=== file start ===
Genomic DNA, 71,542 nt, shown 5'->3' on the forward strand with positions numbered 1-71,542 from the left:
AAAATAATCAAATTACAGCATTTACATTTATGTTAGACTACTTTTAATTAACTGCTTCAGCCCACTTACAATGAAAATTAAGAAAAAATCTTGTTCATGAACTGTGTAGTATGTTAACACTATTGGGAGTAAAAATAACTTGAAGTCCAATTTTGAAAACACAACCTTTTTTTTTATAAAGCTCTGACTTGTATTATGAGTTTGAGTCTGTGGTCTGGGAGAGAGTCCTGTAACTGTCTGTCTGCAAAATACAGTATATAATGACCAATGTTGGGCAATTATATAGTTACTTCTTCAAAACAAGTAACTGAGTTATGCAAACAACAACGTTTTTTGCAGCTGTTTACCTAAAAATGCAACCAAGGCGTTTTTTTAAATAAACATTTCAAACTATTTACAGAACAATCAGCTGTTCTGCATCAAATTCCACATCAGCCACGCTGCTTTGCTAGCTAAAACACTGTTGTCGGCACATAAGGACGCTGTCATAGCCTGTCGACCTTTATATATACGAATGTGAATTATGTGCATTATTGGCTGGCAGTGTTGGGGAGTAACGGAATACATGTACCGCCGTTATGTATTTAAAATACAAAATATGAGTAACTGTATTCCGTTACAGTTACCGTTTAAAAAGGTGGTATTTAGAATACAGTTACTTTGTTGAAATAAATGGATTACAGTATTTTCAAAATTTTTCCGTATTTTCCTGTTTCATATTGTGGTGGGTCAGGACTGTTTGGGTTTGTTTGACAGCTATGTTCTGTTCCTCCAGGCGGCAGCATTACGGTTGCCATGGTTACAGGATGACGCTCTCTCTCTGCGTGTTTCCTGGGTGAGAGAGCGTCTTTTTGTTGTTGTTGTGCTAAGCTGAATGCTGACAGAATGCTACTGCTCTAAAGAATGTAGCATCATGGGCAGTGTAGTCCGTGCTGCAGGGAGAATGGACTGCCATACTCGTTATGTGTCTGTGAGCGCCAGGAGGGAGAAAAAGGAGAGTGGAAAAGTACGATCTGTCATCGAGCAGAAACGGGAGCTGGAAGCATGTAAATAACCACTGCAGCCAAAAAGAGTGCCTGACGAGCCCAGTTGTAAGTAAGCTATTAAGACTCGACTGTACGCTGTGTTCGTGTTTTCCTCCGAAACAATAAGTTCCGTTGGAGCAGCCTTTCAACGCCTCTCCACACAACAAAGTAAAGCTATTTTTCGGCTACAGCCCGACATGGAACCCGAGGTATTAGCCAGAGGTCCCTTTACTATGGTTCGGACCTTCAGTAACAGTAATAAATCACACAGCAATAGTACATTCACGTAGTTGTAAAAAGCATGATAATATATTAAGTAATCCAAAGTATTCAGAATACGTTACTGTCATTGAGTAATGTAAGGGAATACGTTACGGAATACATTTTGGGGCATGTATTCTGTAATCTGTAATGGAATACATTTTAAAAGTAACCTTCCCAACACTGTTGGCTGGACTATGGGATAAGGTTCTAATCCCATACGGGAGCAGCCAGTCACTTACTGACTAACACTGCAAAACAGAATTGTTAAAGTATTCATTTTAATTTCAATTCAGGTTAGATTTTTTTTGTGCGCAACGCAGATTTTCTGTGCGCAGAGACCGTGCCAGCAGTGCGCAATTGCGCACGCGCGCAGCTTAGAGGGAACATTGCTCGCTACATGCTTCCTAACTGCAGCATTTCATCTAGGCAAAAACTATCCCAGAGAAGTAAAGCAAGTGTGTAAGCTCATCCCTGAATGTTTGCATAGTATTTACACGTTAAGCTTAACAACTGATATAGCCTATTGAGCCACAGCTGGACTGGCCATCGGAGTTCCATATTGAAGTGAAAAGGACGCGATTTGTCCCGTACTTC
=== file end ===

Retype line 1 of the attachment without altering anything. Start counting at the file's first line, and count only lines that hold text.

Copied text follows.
Genomic DNA, 71,542 nt, shown 5'->3' on the forward strand with positions numbered 1-71,542 from the left: